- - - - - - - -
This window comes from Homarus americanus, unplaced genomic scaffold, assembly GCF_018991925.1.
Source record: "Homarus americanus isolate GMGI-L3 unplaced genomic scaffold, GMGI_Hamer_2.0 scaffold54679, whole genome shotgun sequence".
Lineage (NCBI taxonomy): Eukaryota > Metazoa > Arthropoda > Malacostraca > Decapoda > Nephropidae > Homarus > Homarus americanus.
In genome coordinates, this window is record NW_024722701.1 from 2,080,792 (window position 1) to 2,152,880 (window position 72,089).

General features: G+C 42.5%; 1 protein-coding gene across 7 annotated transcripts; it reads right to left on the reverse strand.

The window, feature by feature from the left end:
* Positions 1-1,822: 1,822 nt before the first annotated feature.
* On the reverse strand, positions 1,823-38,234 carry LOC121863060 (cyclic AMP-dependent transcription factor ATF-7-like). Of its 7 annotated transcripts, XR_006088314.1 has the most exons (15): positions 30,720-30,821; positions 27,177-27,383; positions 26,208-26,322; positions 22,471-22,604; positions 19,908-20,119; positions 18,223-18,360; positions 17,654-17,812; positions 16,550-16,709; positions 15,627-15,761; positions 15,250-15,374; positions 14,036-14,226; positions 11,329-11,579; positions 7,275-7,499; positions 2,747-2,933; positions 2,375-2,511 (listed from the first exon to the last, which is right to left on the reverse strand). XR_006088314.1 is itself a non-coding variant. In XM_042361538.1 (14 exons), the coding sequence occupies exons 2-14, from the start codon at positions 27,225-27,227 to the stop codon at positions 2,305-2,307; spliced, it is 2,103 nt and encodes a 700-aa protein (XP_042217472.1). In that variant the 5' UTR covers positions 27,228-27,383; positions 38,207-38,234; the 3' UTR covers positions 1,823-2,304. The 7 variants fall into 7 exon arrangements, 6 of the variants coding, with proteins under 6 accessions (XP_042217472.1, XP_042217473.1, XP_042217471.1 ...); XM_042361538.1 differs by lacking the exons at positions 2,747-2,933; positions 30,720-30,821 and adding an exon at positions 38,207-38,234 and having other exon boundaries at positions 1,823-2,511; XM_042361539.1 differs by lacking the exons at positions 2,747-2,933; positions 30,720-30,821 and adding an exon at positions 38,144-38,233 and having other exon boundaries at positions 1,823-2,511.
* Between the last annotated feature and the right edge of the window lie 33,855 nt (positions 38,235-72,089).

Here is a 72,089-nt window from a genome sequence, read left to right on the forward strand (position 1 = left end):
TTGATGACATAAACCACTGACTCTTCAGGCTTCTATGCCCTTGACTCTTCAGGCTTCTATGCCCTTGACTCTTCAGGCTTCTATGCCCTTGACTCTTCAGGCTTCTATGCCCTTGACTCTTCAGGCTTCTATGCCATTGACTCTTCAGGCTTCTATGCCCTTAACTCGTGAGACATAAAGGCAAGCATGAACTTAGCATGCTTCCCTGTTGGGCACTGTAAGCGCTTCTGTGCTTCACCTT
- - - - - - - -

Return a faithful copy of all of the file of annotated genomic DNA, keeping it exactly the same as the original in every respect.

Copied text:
This window comes from Homarus americanus, unplaced genomic scaffold, assembly GCF_018991925.1.
Source record: "Homarus americanus isolate GMGI-L3 unplaced genomic scaffold, GMGI_Hamer_2.0 scaffold54679, whole genome shotgun sequence".
Lineage (NCBI taxonomy): Eukaryota > Metazoa > Arthropoda > Malacostraca > Decapoda > Nephropidae > Homarus > Homarus americanus.
In genome coordinates, this window is record NW_024722701.1 from 2,080,792 (window position 1) to 2,152,880 (window position 72,089).

General features: G+C 42.5%; 1 protein-coding gene across 7 annotated transcripts; it reads right to left on the reverse strand.

The window, feature by feature from the left end:
* Positions 1-1,822: 1,822 nt before the first annotated feature.
* On the reverse strand, positions 1,823-38,234 carry LOC121863060 (cyclic AMP-dependent transcription factor ATF-7-like). Of its 7 annotated transcripts, XR_006088314.1 has the most exons (15): positions 30,720-30,821; positions 27,177-27,383; positions 26,208-26,322; positions 22,471-22,604; positions 19,908-20,119; positions 18,223-18,360; positions 17,654-17,812; positions 16,550-16,709; positions 15,627-15,761; positions 15,250-15,374; positions 14,036-14,226; positions 11,329-11,579; positions 7,275-7,499; positions 2,747-2,933; positions 2,375-2,511 (listed from the first exon to the last, which is right to left on the reverse strand). XR_006088314.1 is itself a non-coding variant. In XM_042361538.1 (14 exons), the coding sequence occupies exons 2-14, from the start codon at positions 27,225-27,227 to the stop codon at positions 2,305-2,307; spliced, it is 2,103 nt and encodes a 700-aa protein (XP_042217472.1). In that variant the 5' UTR covers positions 27,228-27,383; positions 38,207-38,234; the 3' UTR covers positions 1,823-2,304. The 7 variants fall into 7 exon arrangements, 6 of the variants coding, with proteins under 6 accessions (XP_042217472.1, XP_042217473.1, XP_042217471.1 ...); XM_042361538.1 differs by lacking the exons at positions 2,747-2,933; positions 30,720-30,821 and adding an exon at positions 38,207-38,234 and having other exon boundaries at positions 1,823-2,511; XM_042361539.1 differs by lacking the exons at positions 2,747-2,933; positions 30,720-30,821 and adding an exon at positions 38,144-38,233 and having other exon boundaries at positions 1,823-2,511.
* Between the last annotated feature and the right edge of the window lie 33,855 nt (positions 38,235-72,089).

Here is a 72,089-nt window from a genome sequence, read left to right on the forward strand (position 1 = left end):
TTGATGACATAAACCACTGACTCTTCAGGCTTCTATGCCCTTGACTCTTCAGGCTTCTATGCCCTTGACTCTTCAGGCTTCTATGCCCTTGACTCTTCAGGCTTCTATGCCCTTGACTCTTCAGGCTTCTATGCCATTGACTCTTCAGGCTTCTATGCCCTTAACTCGTGAGACATAAAGGCAAGCATGAACTTAGCATGCTTCCCTGTTGGGCACTGTAAGCGCTTCTGTGCTTCACCTT